“The disciples were called Christians first at Antioch.” So wrote Luke in Acts 11:26. What did it mean that they were called “Christians,” first in Antioch and then elsewhere?
We are familiar with labels and brands. Every article of clothing I have on has a label or brand somewhere on it. Unless we make our own clothes, we cannot avoid such branding. We get labeled without even trying. Yet sometimes we purposely wear clothes with a visible brand name or insignia – such as shirts, jackets, exercise gear, watches, and the like – to mark ourselves and make a statement about who we are or what we want to be. We also “wear” other kinds of labels – sometimes by choice and sometimes not. These include affiliations with favorite teams, memberships in organizations, political persuasion, ethnicity, gender, age group, nationality, and many more. These labels express and shape who we are in various ways and to varying degrees.
We come then to “Christian,” as in Acts 11:26 – to be called and labeled “Christian.” What does it mean? Perhaps especially in Western cultures today, the label “Christian” has become common enough that it marks nothing overly particular or distinctive about a person “wearing the label” in the minds of most people, and possibly even in the mind of the “wearer.” At most it may indicate that a person was raised in a certain cultural milieu – hence, that a person is not Jewish, Muslim, Hindu, Buddhist, or other religion in background.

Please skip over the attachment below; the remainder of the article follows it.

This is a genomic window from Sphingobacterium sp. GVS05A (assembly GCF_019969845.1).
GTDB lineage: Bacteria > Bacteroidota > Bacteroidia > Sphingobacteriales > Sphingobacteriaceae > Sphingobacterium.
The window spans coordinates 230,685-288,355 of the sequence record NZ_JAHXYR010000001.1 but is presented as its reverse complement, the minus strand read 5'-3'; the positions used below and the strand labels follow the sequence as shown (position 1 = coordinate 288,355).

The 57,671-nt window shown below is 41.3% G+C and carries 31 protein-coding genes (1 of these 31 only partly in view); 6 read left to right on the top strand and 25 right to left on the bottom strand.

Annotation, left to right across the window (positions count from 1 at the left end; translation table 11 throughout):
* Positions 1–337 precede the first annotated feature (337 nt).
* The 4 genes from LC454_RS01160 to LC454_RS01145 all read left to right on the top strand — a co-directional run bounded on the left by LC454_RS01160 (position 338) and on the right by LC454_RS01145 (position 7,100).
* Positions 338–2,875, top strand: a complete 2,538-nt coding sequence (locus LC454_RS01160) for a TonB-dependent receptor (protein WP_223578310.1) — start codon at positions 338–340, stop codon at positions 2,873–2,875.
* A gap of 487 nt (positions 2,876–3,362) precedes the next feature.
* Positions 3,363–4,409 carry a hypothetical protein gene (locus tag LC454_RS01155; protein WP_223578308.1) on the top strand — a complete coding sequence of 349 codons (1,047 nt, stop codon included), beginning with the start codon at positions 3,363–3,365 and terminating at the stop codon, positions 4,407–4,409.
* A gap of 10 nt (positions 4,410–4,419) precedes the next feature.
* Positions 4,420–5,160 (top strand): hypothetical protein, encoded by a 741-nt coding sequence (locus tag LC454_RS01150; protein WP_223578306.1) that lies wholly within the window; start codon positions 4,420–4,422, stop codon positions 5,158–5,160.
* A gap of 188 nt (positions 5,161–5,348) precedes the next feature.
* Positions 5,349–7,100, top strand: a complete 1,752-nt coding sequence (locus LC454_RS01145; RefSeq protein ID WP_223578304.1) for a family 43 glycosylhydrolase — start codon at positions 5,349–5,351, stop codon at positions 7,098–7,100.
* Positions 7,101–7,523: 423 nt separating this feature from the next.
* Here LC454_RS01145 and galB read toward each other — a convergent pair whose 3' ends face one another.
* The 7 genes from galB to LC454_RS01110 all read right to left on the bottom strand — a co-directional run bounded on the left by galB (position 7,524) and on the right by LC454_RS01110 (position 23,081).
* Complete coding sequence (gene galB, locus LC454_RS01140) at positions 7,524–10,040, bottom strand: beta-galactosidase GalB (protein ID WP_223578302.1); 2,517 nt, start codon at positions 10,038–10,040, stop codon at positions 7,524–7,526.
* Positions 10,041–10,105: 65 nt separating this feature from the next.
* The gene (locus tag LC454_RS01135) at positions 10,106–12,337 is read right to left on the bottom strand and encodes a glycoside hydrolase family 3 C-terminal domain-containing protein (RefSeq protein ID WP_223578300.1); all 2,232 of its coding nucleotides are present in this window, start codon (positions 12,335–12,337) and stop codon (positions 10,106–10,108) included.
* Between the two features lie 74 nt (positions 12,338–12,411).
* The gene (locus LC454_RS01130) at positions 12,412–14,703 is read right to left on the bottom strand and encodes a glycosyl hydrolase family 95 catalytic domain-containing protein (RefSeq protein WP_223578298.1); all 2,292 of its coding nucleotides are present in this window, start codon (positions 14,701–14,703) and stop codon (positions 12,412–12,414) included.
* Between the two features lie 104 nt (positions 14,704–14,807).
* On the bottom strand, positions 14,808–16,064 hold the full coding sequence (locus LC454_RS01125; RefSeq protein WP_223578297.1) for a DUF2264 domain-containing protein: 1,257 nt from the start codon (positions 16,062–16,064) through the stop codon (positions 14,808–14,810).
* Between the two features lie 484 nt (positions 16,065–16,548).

When the disciples were first called “Christians” in Antioch, the label meant something very particular. The “brand name” identified them as “Christ-ones.” It meant they consciously belonged to and intentionally affiliated with Jesus in at least two key senses. (1) In mind and heart, they acknowledged Jesus as savior and lord of their lives and of the world, not any other claimants to those roles. For them, as for us today, many powers sought to save and direct their lives: other “gods,” Caesar, philosophy, wealth, power, sex, and more. Those disciples knew that Jesus alone is savior and lord. They pledged their allegiance to him. (2) In acknowledging Jesus as savior and lord, they committed to model themselves after his life and teachings and Spirit. In short, by acknowledging Jesus and committing themselves to him, they sought to follow and manifest Jesus in the world by their very lives, their every word and deed.
“The disciples were called Christians first at Antioch.” How do we today label ourselves? How do others label us? Do they see people who acknowledge and commit to Jesus radically and boldly in mind, heart, and action? Do people look at us and label us “Christians”?